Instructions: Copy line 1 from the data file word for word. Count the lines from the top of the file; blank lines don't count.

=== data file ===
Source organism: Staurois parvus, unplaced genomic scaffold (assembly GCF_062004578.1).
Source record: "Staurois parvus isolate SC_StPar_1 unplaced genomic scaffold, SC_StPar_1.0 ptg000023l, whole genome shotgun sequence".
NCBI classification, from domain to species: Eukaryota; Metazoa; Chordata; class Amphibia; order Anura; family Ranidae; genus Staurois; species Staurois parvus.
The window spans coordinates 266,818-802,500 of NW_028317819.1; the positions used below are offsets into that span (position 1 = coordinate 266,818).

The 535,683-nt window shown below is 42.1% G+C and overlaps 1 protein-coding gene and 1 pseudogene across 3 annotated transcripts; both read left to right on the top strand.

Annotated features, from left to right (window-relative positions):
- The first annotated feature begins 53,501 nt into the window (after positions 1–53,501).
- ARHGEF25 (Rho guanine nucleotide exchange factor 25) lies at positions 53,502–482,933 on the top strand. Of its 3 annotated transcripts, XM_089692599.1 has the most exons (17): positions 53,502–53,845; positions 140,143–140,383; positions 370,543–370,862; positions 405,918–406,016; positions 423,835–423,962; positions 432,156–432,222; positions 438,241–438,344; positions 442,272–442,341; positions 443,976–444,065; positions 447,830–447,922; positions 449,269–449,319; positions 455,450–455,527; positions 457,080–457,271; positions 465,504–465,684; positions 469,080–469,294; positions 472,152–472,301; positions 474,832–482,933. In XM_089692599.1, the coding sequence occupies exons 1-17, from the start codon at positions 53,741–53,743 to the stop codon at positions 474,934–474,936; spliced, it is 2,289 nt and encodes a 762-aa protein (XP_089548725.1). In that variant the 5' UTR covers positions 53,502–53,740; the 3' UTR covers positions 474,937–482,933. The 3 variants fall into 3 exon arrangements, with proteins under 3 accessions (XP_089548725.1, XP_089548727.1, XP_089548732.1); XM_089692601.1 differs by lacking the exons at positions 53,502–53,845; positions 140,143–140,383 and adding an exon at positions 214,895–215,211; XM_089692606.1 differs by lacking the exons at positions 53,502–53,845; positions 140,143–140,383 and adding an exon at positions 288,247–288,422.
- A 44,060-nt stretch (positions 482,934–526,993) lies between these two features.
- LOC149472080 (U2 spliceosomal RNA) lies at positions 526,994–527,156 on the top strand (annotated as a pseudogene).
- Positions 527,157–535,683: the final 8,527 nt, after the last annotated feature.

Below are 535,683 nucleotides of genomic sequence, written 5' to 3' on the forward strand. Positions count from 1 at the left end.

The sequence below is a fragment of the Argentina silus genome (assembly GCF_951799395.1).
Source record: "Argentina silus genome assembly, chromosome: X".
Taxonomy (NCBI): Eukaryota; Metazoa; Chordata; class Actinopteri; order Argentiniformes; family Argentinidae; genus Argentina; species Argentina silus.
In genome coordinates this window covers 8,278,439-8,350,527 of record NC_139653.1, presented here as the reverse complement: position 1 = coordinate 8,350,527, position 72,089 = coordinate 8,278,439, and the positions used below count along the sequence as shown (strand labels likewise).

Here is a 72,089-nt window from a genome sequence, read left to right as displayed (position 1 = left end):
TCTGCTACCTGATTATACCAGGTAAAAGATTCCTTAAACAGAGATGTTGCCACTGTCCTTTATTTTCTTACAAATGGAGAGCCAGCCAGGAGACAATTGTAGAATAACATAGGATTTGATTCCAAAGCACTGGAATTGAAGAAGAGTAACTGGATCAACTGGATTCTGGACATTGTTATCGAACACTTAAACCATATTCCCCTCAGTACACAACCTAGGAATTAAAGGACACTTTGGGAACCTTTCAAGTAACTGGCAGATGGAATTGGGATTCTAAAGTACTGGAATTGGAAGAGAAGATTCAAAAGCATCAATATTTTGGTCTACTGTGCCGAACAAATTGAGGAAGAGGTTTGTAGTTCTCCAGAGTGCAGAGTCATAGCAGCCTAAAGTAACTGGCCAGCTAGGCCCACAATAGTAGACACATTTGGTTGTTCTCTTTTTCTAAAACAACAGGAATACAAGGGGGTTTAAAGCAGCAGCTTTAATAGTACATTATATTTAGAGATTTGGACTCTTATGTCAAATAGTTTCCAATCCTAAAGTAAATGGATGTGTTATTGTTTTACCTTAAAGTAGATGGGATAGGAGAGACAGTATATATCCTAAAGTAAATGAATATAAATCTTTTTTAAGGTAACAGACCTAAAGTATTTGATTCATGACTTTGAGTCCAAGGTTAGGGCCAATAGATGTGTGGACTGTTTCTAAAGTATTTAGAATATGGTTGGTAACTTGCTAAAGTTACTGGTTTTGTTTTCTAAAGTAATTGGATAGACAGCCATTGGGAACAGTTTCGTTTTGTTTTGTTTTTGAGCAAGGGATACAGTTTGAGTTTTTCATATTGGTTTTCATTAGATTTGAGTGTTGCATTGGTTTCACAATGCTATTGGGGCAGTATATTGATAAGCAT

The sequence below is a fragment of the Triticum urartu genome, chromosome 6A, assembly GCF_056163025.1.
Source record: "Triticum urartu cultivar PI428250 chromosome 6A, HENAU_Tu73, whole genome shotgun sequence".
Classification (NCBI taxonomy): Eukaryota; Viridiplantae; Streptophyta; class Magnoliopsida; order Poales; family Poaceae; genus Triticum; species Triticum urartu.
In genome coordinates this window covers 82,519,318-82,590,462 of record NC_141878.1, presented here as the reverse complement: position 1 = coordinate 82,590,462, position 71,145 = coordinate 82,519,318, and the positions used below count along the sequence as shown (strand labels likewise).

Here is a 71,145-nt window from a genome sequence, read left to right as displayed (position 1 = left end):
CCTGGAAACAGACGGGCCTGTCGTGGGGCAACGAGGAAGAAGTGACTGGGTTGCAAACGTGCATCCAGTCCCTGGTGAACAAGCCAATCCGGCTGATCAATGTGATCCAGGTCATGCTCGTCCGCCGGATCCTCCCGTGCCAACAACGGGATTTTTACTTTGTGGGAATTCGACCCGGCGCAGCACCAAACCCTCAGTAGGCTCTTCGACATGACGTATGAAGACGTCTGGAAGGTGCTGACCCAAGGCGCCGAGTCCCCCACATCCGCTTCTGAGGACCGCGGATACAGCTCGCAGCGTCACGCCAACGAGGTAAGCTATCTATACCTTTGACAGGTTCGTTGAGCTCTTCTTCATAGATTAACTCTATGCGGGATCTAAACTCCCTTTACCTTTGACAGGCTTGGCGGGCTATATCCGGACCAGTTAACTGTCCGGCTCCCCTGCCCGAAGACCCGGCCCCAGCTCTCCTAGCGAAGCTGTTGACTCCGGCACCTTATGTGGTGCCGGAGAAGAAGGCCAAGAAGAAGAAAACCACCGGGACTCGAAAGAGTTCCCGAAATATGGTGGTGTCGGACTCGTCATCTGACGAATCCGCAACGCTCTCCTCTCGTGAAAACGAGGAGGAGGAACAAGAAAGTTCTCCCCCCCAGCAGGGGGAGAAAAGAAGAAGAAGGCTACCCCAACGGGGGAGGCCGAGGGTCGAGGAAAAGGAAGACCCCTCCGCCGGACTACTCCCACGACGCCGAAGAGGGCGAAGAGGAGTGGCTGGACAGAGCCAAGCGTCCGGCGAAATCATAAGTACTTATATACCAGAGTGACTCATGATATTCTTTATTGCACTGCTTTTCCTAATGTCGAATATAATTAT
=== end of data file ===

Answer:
Source organism: Staurois parvus, unplaced genomic scaffold (assembly GCF_062004578.1).